25 James Bond Films, Ranked

Bob Sassone offers his analysis of the worst and best of 007.

James Bond wax figures in Madame Tussaud's Wax Museum
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Editor’s note: This article was updated in November 2021 to include the latest Bond movie, No Time to Die.

No Time to Die, the 25th 007 film, was set to open this month, after two pandemic-induced delays. Well, those plans went out the window, again because of COVID-19, and we won’t see the new adventures of Bond, James Bond, until April 2021. But I thought fans of the movies would still like to celebrate Bond this week — especially in light of the death of the greatest Bond, Sean Connery — so I’ve ranked all of the films from worst to best (not including the original Casino Royale from 1967 or 1983’s Never Say Never Again because they’re not part of the official Bond canon).

25. Spectre (2015)

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To be honest, there are worse Bond movies, quality-wise (like the next four on this list), but I give Spectre the nod for worst because it’s illogical, silly, and frustrating, with a needless plot involving arch-nemesis Blofeld that makes no sense (and practically ruins the other Daniel Craig-era Bond films). He’s Bond’s…foster brother? And they give him an alias just because it will trick viewers but in reality means nothing to Bond or anyone else in the film? Sigh.

I don’t know why the most recent Bond movies feel the need to give Bond either an origin story or an “I quit” story almost every time but it’s getting ridiculous. It also has a boring car chase and one of the worst theme songs too.

(They even screw up the film’s title. It should be SPECTRE.)

24. A View to a Kill (1985)

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At this point, Roger Moore could barely walk let alone run or fight bad guys. It was his final Bond film. Christopher Walken is a great villain though. Too bad the movie that surrounds him is one of the worst.

23. Moonraker (1979)

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Because of the success of movies like Star Wars, Bond had to travel to outer space, which tells you all you need to know about Moonraker. It has a good opening scene though, where Bond is pushed out of a plane without a parachute.

22. Live and Let Die (1973)

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Moore’s first 007 outing just isn’t much fun, with a dreary plot involving drugs and voodoo. The best thing about it is the theme song by Paul McCartney and Wings.

21. Die Another Day (2002)

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Pierce Brosnan’s final Bond movie has a great opening sequence, but it also has Madonna as a fencing instructor, CGI action scenes that look more like a video game, and a freakin’ invisible car.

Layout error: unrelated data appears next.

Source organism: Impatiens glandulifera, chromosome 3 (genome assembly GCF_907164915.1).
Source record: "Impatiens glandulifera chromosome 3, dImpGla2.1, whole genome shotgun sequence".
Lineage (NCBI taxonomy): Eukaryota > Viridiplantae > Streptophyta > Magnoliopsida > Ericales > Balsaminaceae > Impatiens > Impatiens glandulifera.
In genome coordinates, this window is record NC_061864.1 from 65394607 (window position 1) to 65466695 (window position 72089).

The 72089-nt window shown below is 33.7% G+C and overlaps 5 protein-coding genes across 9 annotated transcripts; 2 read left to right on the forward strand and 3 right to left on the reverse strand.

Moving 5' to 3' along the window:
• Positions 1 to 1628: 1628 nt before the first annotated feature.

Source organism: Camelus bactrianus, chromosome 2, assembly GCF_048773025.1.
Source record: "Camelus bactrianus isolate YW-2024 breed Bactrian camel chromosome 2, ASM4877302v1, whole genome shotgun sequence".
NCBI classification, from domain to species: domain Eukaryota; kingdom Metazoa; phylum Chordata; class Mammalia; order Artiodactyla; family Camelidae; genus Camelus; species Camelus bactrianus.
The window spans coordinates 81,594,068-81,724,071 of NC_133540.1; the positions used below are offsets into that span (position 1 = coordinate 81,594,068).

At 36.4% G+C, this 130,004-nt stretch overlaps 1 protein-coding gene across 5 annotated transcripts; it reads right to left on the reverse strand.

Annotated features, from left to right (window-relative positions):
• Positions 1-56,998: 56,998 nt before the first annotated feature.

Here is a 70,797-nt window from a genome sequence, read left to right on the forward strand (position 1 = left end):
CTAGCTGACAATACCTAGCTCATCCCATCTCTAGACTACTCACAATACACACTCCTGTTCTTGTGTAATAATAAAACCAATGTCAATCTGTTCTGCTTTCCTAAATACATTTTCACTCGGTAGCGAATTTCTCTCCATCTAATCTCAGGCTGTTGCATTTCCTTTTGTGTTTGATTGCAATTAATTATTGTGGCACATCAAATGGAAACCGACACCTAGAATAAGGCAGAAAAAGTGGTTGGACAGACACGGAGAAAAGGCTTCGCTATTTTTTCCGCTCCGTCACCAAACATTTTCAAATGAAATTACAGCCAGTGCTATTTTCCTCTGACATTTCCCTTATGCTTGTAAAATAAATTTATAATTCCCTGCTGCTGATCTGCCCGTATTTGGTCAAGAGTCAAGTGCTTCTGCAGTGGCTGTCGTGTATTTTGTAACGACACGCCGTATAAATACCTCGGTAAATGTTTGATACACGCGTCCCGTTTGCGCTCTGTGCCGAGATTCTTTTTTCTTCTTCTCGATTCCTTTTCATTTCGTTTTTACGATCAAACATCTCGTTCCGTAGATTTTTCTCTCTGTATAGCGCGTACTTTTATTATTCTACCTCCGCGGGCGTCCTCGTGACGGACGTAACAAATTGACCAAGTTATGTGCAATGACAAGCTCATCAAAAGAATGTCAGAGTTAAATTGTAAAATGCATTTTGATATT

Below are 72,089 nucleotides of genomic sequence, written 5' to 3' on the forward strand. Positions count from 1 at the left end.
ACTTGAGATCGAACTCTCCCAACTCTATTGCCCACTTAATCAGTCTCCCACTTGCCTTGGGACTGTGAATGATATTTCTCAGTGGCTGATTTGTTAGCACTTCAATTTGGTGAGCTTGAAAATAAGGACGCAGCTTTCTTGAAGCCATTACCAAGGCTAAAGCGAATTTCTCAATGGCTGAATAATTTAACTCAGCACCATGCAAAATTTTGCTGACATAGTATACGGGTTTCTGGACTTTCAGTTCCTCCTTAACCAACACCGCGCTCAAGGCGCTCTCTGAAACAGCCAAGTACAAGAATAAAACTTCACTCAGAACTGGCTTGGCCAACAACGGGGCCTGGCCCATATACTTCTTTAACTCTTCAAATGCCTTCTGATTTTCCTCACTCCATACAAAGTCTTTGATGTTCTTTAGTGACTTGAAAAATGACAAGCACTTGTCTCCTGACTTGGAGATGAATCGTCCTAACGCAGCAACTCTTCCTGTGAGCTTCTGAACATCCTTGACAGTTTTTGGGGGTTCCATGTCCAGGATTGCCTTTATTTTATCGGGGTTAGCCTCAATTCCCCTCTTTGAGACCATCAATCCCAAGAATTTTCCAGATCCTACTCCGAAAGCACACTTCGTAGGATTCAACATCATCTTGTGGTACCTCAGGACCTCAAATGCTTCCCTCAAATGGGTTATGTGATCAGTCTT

20. The Man with the Golden Gun (1974)

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Christopher Lee could have been the greatest Bond villain of all-time; too bad the rest of the movie is rather lame. The best thing about it is a spectacular car stunt I still don’t know how they pulled off.

19. Tomorrow Never Dies (1997)

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This has one of my favorite opening scenes — Bond has to steal a plane armed with nuclear bombs — but also one of the worst endings. In between there’s an invigorating action scene with a remote-controlled car in a parking garage, but that’s about it. I don’t believe for one second that Teri Hatcher was the love of Bond’s life.

The story goes that the title was supposed to be Tomorrow Never Lies but the fax with the title was smudged and they misread it. It certainly would have made more sense.

18. The World is Not Enough (1999)

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The Brosnan entries all have great opening scenes but then they get worse and worse as the movie goes along. Why is that?

17: The Living Daylights (1987)

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Timothy Dalton’s first outing (of only two) isn’t bad, it’s just a little “meh,” even if he is a solid choice after the Moore years. Great soundtrack.

16. Octopussy (1983)

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There are a couple of good action sequences, and Louis Jourdan is a fun villain, but you should also be aware that during the film, Bond dresses as a clown and swings on a vine like Tarzan.

15. No Time to Die (2021)

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The first hour or so of Daniel Craig’s last 007 film is great. The last hour or so is a bit of a drag, like a by-the-numbers video game where a player goes around shooting people in doorways and blowing up things. The movie is too long, even if it is stylishly directed, gorgeous to look at, and has some terrific individual scenes (Ana de Armas completely steals the movie and I’d watch a spinoff franchise featuring her character). This could have been one of the great Bond films, but the movie wants to be EPIC and IMPORTANT and provide closure, and that leads to one of the stupidest endings in the history of pop culture (I won’t spoil it here), so ultimately it doesn’t matter how well-made it is.